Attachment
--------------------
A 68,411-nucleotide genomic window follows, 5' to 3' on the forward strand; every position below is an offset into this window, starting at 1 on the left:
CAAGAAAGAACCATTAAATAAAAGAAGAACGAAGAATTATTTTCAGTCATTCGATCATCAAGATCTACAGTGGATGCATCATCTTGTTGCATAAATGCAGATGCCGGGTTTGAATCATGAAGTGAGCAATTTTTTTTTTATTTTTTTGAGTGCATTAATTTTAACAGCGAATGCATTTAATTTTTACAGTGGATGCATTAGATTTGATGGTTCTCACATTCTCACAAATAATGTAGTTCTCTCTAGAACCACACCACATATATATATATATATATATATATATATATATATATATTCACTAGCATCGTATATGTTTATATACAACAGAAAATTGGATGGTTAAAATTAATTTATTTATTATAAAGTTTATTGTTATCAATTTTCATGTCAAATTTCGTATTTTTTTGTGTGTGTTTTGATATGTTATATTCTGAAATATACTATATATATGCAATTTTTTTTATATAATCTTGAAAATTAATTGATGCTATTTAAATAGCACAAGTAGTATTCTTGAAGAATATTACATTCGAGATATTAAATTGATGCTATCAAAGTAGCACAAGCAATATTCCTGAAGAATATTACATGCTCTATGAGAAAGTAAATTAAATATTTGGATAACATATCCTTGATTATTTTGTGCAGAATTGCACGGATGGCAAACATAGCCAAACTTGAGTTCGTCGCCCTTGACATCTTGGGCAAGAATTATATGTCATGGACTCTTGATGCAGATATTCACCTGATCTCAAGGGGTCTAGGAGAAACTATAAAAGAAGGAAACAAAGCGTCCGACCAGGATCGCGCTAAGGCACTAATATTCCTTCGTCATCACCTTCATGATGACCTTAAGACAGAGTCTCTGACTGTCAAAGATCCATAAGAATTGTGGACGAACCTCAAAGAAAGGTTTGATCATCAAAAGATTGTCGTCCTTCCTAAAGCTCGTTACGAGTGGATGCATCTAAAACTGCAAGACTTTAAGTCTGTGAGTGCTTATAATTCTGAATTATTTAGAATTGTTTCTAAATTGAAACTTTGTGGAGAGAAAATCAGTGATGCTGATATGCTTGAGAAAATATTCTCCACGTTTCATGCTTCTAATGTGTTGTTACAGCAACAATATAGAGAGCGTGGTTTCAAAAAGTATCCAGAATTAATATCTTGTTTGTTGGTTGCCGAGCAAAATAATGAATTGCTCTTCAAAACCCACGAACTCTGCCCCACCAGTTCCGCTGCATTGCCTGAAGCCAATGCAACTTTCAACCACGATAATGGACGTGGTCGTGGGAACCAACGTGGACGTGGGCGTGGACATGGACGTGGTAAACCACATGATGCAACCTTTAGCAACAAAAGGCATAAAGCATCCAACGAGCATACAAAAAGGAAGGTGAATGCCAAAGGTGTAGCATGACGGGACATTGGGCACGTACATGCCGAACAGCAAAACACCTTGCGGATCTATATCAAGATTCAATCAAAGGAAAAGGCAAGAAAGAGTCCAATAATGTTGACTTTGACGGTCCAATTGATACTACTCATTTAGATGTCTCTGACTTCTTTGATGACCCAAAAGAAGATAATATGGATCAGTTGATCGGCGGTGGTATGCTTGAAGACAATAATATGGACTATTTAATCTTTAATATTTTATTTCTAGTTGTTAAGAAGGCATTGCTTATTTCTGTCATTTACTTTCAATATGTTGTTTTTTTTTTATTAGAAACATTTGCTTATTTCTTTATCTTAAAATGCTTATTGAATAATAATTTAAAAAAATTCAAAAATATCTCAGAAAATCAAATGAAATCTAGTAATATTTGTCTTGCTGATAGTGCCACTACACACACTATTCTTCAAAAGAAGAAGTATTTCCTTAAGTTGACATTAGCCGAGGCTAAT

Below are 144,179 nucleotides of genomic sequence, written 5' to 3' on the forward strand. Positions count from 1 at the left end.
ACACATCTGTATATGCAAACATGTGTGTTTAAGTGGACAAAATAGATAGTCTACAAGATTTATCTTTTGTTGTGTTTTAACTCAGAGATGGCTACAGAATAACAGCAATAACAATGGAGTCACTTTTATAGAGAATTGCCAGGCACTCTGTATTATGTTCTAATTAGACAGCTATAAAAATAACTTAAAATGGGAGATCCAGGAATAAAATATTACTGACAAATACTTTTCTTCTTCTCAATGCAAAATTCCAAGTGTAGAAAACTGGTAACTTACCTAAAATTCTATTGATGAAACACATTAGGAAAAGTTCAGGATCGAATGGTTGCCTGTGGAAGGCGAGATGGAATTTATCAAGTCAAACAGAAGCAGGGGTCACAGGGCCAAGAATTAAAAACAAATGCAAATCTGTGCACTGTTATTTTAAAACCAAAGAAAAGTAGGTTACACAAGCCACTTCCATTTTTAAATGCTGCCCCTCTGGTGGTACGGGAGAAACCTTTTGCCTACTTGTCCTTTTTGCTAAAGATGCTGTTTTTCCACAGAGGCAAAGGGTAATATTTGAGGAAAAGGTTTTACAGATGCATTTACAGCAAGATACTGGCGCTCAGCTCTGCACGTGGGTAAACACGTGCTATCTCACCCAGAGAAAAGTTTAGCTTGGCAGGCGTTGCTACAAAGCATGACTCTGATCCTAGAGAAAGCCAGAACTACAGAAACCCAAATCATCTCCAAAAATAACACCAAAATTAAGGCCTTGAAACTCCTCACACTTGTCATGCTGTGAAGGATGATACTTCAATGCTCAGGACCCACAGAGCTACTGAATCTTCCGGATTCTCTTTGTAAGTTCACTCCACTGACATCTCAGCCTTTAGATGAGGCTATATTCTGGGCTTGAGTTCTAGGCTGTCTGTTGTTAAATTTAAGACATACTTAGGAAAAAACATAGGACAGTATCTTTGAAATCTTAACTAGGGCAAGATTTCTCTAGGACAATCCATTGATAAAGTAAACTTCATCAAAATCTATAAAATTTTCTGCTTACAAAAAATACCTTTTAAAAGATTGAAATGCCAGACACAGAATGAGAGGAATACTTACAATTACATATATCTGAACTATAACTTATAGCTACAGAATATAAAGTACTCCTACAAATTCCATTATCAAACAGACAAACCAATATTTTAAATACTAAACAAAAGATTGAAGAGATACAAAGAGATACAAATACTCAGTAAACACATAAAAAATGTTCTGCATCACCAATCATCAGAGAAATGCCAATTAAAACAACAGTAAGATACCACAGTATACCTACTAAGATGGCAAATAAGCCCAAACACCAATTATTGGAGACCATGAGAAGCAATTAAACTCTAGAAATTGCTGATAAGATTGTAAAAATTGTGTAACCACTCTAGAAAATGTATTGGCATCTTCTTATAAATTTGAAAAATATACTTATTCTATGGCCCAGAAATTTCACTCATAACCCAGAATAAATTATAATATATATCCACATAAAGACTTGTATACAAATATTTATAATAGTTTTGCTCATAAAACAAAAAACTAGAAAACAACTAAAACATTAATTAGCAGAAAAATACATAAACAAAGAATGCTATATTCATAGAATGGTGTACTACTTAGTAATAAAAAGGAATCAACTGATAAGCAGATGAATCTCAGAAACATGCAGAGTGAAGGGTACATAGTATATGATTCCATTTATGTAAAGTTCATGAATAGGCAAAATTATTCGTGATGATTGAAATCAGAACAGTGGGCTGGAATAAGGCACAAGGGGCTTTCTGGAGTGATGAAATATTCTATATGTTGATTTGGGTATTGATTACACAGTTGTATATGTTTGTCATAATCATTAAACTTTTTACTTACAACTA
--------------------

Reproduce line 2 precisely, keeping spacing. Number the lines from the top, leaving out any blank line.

CAAGAAAGAACCATTAAATAAAAGAAGAACGAAGAATTATTTTCAGTCATTCGATCATCAAGATCTACAGTGGATGCATCATCTTGTTGCATAAATGCAGATGCCGGGTTTGAATCATGAAGTGAGCAATTTTTTTTTTATTTTTTTGAGTGCATTAATTTTAACAGCGAATGCATTTAATTTTTACAGTGGATGCATTAGATTTGATGGTTCTCACATTCTCACAAATAATGTAGTTCTCTCTAGAACCACACCACATATATATATATATATATATATATATATATATATATATTCACTAGCATCGTATATGTTTATATACAACAGAAAATTGGATGGTTAAAATTAATTTATTTATTATAAAGTTTATTGTTATCAATTTTCATGTCAAATTTCGTATTTTTTTGTGTGTGTTTTGATATGTTATATTCTGAAATATACTATATATATGCAATTTTTTTTATATAATCTTGAAAATTAATTGATGCTATTTAAATAGCACAAGTAGTATTCTTGAAGAATATTACATTCGAGATATTAAATTGATGCTATCAAAGTAGCACAAGCAATATTCCTGAAGAATATTACATGCTCTATGAGAAAGTAAATTAAATATTTGGATAACATATCCTTGATTATTTTGTGCAGAATTGCACGGATGGCAAACATAGCCAAACTTGAGTTCGTCGCCCTTGACATCTTGGGCAAGAATTATATGTCATGGACTCTTGATGCAGATATTCACCTGATCTCAAGGGGTCTAGGAGAAACTATAAAAGAAGGAAACAAAGCGTCCGACCAGGATCGCGCTAAGGCACTAATATTCCTTCGTCATCACCTTCATGATGACCTTAAGACAGAGTCTCTGACTGTCAAAGATCCATAAGAATTGTGGACGAACCTCAAAGAAAGGTTTGATCATCAAAAGATTGTCGTCCTTCCTAAAGCTCGTTACGAGTGGATGCATCTAAAACTGCAAGACTTTAAGTCTGTGAGTGCTTATAATTCTGAATTATTTAGAATTGTTTCTAAATTGAAACTTTGTGGAGAGAAAATCAGTGATGCTGATATGCTTGAGAAAATATTCTCCACGTTTCATGCTTCTAATGTGTTGTTACAGCAACAATATAGAGAGCGTGGTTTCAAAAAGTATCCAGAATTAATATCTTGTTTGTTGGTTGCCGAGCAAAATAATGAATTGCTCTTCAAAACCCACGAACTCTGCCCCACCAGTTCCGCTGCATTGCCTGAAGCCAATGCAACTTTCAACCACGATAATGGACGTGGTCGTGGGAACCAACGTGGACGTGGGCGTGGACATGGACGTGGTAAACCACATGATGCAACCTTTAGCAACAAAAGGCATAAAGCATCCAACGAGCATACAAAAAGGAAGGTGAATGCCAAAGGTGTAGCATGACGGGACATTGGGCACGTACATGCCGAACAGCAAAACACCTTGCGGATCTATATCAAGATTCAATCAAAGGAAAAGGCAAGAAAGAGTCCAATAATGTTGACTTTGACGGTCCAATTGATACTACTCATTTAGATGTCTCTGACTTCTTTGATGACCCAAAAGAAGATAATATGGATCAGTTGATCGGCGGTGGTATGCTTGAAGACAATAATATGGACTATTTAATCTTTAATATTTTATTTCTAGTTGTTAAGAAGGCATTGCTTATTTCTGTCATTTACTTTCAATATGTTGTTTTTTTTTTATTAGAAACATTTGCTTATTTCTTTATCTTAAAATGCTTATTGAATAATAATTTAAAAAAATTCAAAAATATCTCAGAAAATCAAATGAAATCTAGTAATATTTGTCTTGCTGATAGTGCCACTACACACACTATTCTTCAAAAGAAGAAGTATTTCCTTAAGTTGACATTAGCCGAGGCTAAT